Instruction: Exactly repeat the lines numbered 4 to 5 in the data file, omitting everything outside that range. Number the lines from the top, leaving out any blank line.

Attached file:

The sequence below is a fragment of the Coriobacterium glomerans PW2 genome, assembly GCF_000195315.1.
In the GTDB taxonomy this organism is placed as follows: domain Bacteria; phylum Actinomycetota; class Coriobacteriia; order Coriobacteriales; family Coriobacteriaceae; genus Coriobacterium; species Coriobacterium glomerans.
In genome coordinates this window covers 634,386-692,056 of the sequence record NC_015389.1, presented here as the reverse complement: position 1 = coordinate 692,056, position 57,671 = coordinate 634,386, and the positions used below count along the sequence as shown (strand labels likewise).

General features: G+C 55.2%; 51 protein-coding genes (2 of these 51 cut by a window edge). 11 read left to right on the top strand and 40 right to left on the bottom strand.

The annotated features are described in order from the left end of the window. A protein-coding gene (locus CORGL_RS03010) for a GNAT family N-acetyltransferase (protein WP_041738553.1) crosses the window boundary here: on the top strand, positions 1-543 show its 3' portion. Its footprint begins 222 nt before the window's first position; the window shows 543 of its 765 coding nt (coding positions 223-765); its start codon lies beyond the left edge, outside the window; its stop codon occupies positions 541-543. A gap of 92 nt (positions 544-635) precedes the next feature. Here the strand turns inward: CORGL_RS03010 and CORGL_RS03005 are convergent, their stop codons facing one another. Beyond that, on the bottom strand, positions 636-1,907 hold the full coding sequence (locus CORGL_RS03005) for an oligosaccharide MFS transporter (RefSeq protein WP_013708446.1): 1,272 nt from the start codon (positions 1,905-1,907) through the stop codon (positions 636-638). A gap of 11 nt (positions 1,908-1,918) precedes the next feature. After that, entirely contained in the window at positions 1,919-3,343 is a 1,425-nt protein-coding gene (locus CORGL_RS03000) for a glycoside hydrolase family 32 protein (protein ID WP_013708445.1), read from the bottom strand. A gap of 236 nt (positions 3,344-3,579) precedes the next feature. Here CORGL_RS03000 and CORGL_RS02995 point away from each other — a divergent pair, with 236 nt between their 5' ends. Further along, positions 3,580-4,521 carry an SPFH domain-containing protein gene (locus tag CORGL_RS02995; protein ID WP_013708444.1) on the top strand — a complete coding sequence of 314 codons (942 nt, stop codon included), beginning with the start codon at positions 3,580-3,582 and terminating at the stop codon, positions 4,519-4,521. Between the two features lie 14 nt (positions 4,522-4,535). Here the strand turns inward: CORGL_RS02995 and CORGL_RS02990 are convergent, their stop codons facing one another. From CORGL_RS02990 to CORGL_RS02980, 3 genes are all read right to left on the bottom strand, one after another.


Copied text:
General features: G+C 55.2%; 51 protein-coding genes (2 of these 51 cut by a window edge). 11 read left to right on the top strand and 40 right to left on the bottom strand.

The annotated features are described in order from the left end of the window. A protein-coding gene (locus CORGL_RS03010) for a GNAT family N-acetyltransferase (protein WP_041738553.1) crosses the window boundary here: on the top strand, positions 1-543 show its 3' portion. Its footprint begins 222 nt before the window's first position; the window shows 543 of its 765 coding nt (coding positions 223-765); its start codon lies beyond the left edge, outside the window; its stop codon occupies positions 541-543. A gap of 92 nt (positions 544-635) precedes the next feature. Here the strand turns inward: CORGL_RS03010 and CORGL_RS03005 are convergent, their stop codons facing one another. Beyond that, on the bottom strand, positions 636-1,907 hold the full coding sequence (locus CORGL_RS03005) for an oligosaccharide MFS transporter (RefSeq protein WP_013708446.1): 1,272 nt from the start codon (positions 1,905-1,907) through the stop codon (positions 636-638). A gap of 11 nt (positions 1,908-1,918) precedes the next feature. After that, entirely contained in the window at positions 1,919-3,343 is a 1,425-nt protein-coding gene (locus CORGL_RS03000) for a glycoside hydrolase family 32 protein (protein ID WP_013708445.1), read from the bottom strand. A gap of 236 nt (positions 3,344-3,579) precedes the next feature. Here CORGL_RS03000 and CORGL_RS02995 point away from each other — a divergent pair, with 236 nt between their 5' ends. Further along, positions 3,580-4,521 carry an SPFH domain-containing protein gene (locus tag CORGL_RS02995; protein ID WP_013708444.1) on the top strand — a complete coding sequence of 314 codons (942 nt, stop codon included), beginning with the start codon at positions 3,580-3,582 and terminating at the stop codon, positions 4,519-4,521. Between the two features lie 14 nt (positions 4,522-4,535). Here the strand turns inward: CORGL_RS02995 and CORGL_RS02990 are convergent, their stop codons facing one another. From CORGL_RS02990 to CORGL_RS02980, 3 genes are all read right to left on the bottom strand, one after another.